Heroin use in public on the rise

First responders say addicts are shooting up in dangerous places.

ST. LOUIS - It’s a place where Casy Damous of south St. Louis likes to walk his dog.

“It’s a really good park. It's not a bad park like everybody thinks it is. Not a bad park,” he said.

But first responders said South St. Louis Square Park on Broadway is plagued with a dangerous problem. It’s one Damous has seen first hand.

“Basically, one time I came up here I saw an ambulance because they said somebody overdosed,” he said.

Authorities said heroin addicts shoot up at the park regardless of who’s around or watching. And sometimes they said they overdose.

"As soon as they get it in their hands, they can't use it fast enough,” said paramedic Tim Geiss with West County EMS and Fire.

Geiss is on the front lines of this growing epidemic every day.

"It's hitting all demographics and I think that's what's scary,” he said.

More and more, first responders are seeing heroin use and abuse creep into the public’s view all across the metro area.

"West County, mid County, South County, North County. Everybody is dealing with this problem,” Geiss said.

And experts have said the problem is being driven by the widespread availability of high-purity heroin out on the street.

"Takes that much less to become addicted," Geiss said.

He said heroin blends are so addicting today some users will take a hit immediately, regardless of their location, and sometimes there are fatal consequences.

"I think the drug takes such a grasp on them. They almost cannot wait until they get home,” Geiss said.

And it’s all happening in public places that might shock you, or even put you in danger.

"We have it in the parking lots of grocery stores, convenience stores, gas stations. You see it in the car on the highway. I've run heroin overdoses where they'll be shooting up going down the street. I've had people on 270, 255, 40, Manchester Road. Everywhere. There's nowhere that's immune to it,” Geiss said.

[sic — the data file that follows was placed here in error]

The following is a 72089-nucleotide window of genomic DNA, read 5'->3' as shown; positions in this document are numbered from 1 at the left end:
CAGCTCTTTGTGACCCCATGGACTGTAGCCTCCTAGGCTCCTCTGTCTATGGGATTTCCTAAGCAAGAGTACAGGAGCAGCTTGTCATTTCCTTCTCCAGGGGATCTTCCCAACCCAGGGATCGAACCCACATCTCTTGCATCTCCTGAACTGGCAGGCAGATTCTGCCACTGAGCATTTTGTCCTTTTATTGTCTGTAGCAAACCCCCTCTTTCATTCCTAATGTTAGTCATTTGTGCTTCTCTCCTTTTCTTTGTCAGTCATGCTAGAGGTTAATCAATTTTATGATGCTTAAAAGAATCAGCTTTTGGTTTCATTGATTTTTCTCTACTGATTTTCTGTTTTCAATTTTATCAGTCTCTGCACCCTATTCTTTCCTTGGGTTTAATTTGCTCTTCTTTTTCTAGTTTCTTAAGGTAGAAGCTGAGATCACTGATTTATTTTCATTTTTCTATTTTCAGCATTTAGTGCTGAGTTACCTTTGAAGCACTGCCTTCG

But in one neighborhood, just off Interstate 70 in North City, they’re doing something about it.

"It goes on so much, they don't have a fear of getting caught,” said Terry Goodwin, the founder and director of Sun Ministries.

It’s a non-profit in the Hyde Park area that helps employ the once unemployable at social enterprises like the Sun Café.

"That's what I've dedicated my life to is to help people in that situation get out of that situation,” Goodwin said.

He explained that almost daily, he sees drug deals on the street and occasionally victims of heroin overdoses passed out on the ground.

His goal is to try and give them jobs and in turn, change the neighborhood’s troubled reputation.

"That drug problem has to be addressed in order for Hyde Park to be able to fully restore to what it was when it was originally built,” he said.

But even Goodwin admitted his plan isn’t strong enough to tackle the deadly drug that is more visible and powerful than ever.

"I can go offer them a job, a place to live and tell them is all I require is they get off heroin, and they'll turn me down. It's going to take the entire population of St. Louis to say enough is enough,” he said.

City officials told NewsChannel 5 they are generally aware of overdoses occurring in the area of the park. And that neighbors have organized community initiatives involving family engagement events to try and root out the problem.

If you or someone you know are struggling with addiction, here are list of local resources where you can find assistance:


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